Underpowered Speaker Overpowered Amp?


Standard Member
Hi, just very quickly. If I use an underpowered speaker on an overpowered amp, and turn the volume up very loud, what exactly would happen? Distortion maybe? Also, would this damage the speaker (presumably)? Would this damage the amp in any way? Thanks.


The amp is.......?
The speakers are.....?

The simple answer is that you would probably do more damage to your hearing in the first instance. Yes the speakers will get damaged if driving them to the amps maximum. You are in charge of the volume control and if you know there's a big imbalance and you damage your kit then there's only one to blame.

There is a lot of kit out there that has speakers below the maximum available from the amp that work perfectly together.


Standard Member
I have a 2.1 system, want to make it 5.1. I bought a centre speaker a while back without doing too much research. If it’s significantly underpowered, I just want to confirm that it will do no damage to my amp? And if it is crap, then I could use it temporarily without any worries.


The more speakers you add to a receiver then the more the power is diluted and as most receivers are just quoted with two channels driven it's unlikely you'll do any damage. Figures quoted from most manufacturers when all speakers are engaged have to be taken with more than a pinch of salt.

Joe Fernand

Distinguished Member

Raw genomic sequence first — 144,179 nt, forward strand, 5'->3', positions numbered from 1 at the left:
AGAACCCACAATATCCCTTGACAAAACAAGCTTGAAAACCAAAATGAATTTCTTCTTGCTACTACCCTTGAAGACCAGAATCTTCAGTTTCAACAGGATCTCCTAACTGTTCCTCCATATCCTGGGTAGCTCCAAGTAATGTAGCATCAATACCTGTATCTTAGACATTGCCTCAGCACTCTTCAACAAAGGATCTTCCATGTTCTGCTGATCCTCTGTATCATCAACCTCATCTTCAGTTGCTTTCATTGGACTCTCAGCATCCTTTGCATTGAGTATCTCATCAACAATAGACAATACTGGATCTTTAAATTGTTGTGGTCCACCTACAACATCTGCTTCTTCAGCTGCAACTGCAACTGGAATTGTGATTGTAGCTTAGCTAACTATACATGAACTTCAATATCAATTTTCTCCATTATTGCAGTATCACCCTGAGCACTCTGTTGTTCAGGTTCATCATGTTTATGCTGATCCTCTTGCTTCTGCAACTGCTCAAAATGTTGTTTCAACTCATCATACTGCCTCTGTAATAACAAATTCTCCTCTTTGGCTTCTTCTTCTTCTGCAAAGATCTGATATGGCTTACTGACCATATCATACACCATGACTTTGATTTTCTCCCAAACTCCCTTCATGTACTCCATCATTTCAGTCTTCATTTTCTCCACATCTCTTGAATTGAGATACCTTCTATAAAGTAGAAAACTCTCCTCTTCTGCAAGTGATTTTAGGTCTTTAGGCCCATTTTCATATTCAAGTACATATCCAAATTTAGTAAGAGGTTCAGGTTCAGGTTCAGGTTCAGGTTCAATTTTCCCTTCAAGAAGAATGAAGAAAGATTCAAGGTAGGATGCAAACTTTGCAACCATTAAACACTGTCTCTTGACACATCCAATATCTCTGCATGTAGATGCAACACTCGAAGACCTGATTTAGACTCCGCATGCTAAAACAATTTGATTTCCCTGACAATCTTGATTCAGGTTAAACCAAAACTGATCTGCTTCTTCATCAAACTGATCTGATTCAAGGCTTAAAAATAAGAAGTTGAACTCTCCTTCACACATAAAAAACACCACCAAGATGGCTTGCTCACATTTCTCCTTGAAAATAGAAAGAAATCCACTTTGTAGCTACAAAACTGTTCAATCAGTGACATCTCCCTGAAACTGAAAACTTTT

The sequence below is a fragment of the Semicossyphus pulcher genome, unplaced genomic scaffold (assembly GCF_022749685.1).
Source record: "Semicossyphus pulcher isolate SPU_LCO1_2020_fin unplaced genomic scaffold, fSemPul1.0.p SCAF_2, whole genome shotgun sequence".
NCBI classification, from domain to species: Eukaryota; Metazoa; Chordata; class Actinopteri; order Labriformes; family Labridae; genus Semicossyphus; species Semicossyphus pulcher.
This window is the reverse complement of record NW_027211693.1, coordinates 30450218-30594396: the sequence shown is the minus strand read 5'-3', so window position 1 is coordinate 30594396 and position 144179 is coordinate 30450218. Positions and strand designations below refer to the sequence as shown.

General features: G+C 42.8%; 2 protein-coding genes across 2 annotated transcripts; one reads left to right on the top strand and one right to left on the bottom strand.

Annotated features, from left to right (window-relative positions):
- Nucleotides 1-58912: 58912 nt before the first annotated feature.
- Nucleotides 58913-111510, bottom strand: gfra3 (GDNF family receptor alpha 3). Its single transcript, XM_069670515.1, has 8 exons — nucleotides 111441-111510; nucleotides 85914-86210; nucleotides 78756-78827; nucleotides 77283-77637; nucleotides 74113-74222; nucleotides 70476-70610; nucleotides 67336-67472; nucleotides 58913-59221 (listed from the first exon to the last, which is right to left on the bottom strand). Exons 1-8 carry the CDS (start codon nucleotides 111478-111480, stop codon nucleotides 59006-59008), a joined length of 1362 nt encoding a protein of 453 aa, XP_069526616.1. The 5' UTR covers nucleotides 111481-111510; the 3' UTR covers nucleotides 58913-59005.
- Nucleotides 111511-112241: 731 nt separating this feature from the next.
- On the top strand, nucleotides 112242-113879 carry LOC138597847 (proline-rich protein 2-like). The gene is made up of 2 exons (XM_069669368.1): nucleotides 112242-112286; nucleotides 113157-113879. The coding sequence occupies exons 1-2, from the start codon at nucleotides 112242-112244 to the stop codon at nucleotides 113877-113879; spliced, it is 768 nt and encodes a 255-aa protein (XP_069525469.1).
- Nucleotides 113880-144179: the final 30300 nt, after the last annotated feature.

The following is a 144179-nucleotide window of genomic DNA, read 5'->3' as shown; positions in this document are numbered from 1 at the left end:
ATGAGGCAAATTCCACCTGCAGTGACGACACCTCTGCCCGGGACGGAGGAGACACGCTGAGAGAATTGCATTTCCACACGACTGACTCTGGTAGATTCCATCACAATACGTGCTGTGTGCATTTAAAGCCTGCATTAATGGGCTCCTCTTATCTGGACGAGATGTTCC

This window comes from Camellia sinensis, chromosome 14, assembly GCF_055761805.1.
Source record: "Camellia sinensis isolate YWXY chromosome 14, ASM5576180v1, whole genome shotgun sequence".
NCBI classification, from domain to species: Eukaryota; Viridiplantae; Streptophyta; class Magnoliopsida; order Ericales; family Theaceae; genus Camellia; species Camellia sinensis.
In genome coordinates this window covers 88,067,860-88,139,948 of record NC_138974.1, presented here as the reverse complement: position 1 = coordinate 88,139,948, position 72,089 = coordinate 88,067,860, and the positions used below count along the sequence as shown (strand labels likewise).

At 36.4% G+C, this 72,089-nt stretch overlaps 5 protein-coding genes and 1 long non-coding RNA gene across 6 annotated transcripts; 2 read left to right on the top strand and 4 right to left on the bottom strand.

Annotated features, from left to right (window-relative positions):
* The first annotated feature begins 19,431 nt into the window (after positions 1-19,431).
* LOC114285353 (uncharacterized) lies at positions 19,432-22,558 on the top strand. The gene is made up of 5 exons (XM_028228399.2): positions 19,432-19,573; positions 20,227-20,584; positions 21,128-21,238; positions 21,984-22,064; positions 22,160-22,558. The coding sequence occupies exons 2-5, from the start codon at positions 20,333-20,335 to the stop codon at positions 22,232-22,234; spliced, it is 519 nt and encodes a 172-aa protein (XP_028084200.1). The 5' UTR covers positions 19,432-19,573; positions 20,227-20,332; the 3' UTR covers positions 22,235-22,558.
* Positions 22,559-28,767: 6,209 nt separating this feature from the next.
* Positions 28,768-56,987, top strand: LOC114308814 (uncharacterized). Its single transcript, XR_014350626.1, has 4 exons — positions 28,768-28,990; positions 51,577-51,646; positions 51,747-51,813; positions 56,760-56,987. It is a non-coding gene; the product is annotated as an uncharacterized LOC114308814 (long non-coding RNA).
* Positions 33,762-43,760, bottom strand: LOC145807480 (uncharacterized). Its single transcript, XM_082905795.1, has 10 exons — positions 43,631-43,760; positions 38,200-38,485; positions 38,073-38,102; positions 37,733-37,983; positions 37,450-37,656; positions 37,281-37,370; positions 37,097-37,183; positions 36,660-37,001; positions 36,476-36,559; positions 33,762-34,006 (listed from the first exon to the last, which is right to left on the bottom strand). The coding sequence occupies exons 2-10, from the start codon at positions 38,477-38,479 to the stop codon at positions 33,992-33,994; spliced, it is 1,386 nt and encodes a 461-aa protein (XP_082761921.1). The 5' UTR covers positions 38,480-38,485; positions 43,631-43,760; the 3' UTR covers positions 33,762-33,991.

AVForums Sponsor
Why would you ever want to turn the volume up ‘very loud’ - by implication you already know you are going to damage your kit or your ears.

Which amp and speakers do you have?

How large is your room?



Distinguished Member
Speakers are killed in 3 ways.

Long term high power will eventually overheat the drivers and the voicecoils will fail.

Square waves from a clipping (underpowered) amplifier will create large transient currents as the speaker attempts to stop and start very quickly, causing the speaker to fail. The increase in distortion will often increase the amount of in band signal and this will saturate particularly the HF driver as per failure mode 1.

High volumes can cause the voice coil to leave the safety of the magnetic flux field created by the magnet. They then become just a coil of wire instead of an electromagnetic component and quickly burn out.

Matching an amplifier to a speaker in a domestic environment is not really an issue, as you need to be about a factor of 3-5 out before issues will arise. IE: running a 30w speaker on a 100w amplifier or vice versa will be absolutely fine unless you deliberately try to make it fail by running it at high distortion levels for long periods of time.

Home audio is not designed to be idiot proof. If it sounds or smells bad, turn it down! If you enjoy your ears bleeding buy a suitable high power system and if you can't recognise high distortion buy an active system that will have more protection built in and will be harder to break.

IWC Dopplel

Well-known Member
Assuming you turn the volume up and back off if/when you hear distortion then you won't have a problem.

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